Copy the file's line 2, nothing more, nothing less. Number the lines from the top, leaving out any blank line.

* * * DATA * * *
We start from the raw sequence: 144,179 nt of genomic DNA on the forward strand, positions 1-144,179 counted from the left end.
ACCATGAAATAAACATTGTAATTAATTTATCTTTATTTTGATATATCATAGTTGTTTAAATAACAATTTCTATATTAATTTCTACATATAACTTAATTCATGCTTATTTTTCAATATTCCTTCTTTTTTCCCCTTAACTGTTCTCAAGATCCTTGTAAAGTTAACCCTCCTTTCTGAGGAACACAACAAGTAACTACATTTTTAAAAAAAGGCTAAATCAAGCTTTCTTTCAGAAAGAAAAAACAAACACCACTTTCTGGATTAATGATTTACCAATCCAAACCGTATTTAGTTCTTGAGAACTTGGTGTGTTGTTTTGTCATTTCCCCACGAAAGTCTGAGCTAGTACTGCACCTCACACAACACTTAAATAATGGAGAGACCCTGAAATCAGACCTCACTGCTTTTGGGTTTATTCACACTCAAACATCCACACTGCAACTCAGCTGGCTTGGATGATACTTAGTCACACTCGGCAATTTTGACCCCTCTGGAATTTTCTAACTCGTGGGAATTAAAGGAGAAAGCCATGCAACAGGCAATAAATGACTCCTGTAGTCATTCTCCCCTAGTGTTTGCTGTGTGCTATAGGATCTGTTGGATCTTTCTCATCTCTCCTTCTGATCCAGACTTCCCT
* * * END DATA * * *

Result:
ACCATGAAATAAACATTGTAATTAATTTATCTTTATTTTGATATATCATAGTTGTTTAAATAACAATTTCTATATTAATTTCTACATATAACTTAATTCATGCTTATTTTTCAATATTCCTTCTTTTTTCCCCTTAACTGTTCTCAAGATCCTTGTAAAGTTAACCCTCCTTTCTGAGGAACACAACAAGTAACTACATTTTTAAAAAAAGGCTAAATCAAGCTTTCTTTCAGAAAGAAAAAACAAACACCACTTTCTGGATTAATGATTTACCAATCCAAACCGTATTTAGTTCTTGAGAACTTGGTGTGTTGTTTTGTCATTTCCCCACGAAAGTCTGAGCTAGTACTGCACCTCACACAACACTTAAATAATGGAGAGACCCTGAAATCAGACCTCACTGCTTTTGGGTTTATTCACACTCAAACATCCACACTGCAACTCAGCTGGCTTGGATGATACTTAGTCACACTCGGCAATTTTGACCCCTCTGGAATTTTCTAACTCGTGGGAATTAAAGGAGAAAGCCATGCAACAGGCAATAAATGACTCCTGTAGTCATTCTCCCCTAGTGTTTGCTGTGTGCTATAGGATCTGTTGGATCTTTCTCATCTCTCCTTCTGATCCAGACTTCCCT